Bob Chapek ‘undermined’ by former Disney head Bob Iger, ousted after clash with CFO: report

Amid tumbling stocks, political feuds, and the loss of billions of streaming dollars, it was a phone call from Disney’s Chief Financial Officer (CFO) that ultimately proved instrumental in the downfall of former CEO Bob Chapek and the reinstatement of Bob Iger as head of the multimedia giant.

The Wall Street Journal reports that Bob Iger “never really let go” after announcing his retirement as CEO of Walt Disney Co. in February 2020 and, “acting almost as a shadow CEO,” he “undermined” Chapek, who Iger himself chose to succeed him.

As woke scandals, the COVID pandemic, and fights with Florida Governor Ron DeSantis plagued Chapek’s reign over the Magic Kingdom’s many assets, his support soon eroded.

“One by one, Mr. Chapek had lost support of Disney fans, studio talent, executives, employees, Wall Street and, finally, the company’s board,” according to the WSJ.

 

Things finally reached a tipping point during a November 8 earnings call, during which “Mr. Chapek glossed over a $1.47 billion loss in Disney’s streaming division and focused instead on such successes as Mickey’s Not-So-Scary Halloween Party, one of Walt Disney World’s live attractions.”

The next day, Disney’s shares tanked, falling 13.2%, marking one of the largest one-day drops in the history of the company.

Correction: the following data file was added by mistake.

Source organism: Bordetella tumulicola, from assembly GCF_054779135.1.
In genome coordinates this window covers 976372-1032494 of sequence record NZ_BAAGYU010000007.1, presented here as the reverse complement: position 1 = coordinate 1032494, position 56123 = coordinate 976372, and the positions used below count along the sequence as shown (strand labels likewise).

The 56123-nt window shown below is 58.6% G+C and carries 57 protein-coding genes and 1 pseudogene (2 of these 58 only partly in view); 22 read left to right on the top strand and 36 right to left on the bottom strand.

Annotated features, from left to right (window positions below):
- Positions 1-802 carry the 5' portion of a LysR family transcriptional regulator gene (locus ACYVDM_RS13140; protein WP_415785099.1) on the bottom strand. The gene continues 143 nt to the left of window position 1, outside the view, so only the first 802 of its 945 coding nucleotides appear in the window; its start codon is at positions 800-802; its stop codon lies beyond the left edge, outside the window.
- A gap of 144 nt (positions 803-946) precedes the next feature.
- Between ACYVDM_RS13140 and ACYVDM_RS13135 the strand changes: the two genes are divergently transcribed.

“Other chief executives might have weathered the setbacks,” WSJ writes. “But none had Mr. Iger breathing down their neck.”

CFO Christine McCarthy placed a call to Iger, who had reportedly characterized his successor as “incompetent,” and asked him to consider returning as CEO to the company he had headed for 15 years.

“Two days later, Board Chair Susan Arnold offered him the job, knowing he would likely accept,” WSJ reports.

The power struggle between Chapek and Iger began almost as soon as Chapek took the helm of the happiest place on earth.

“From the beginning of Mr. Chapek’s tenure, there was tension with his predecessor,” WSJ explains. “When the Covid-19 pandemic forced theme parks to close early in 2020, the two men fought over a plan to furlough more than 100,000 Disney parks employees.”

Iger convinced the board that it would be better to hold off on the layoffs to give Congress the chance to pass legislation aimed at softening the economic impact of the pandemic, while Chapek was looking to quickly slash costs and save money.

To his deputies, Chapek said he wasn’t in full control of the company, a complaint that was given credence in an April 2020 interview between Iger and the New York Times in which Iger said he would have stepped back, but couldn’t because of COVID.

“A crisis of this magnitude, and its impact on Disney, would necessarily result in my actively helping Bob [Chapek] and the company contend with it, particularly since I ran the company for 15 years!” Iger stated, infuriating an already incensed Chapek.

After two tumultuous years, on November 20, Iger stepped back into the spotlight and Chapek was out.

In a statement, Arnold thanked him for his service.

“We thank Bob Chapek for his service to Disney over his long career, including navigating the company through the unprecedented challenges of the pandemic,” Arnold said. “The board has concluded that as Disney embarks on an increasingly complex period of industry transformation, Bob Iger is uniquely situated to lead the company through this pivotal period.”

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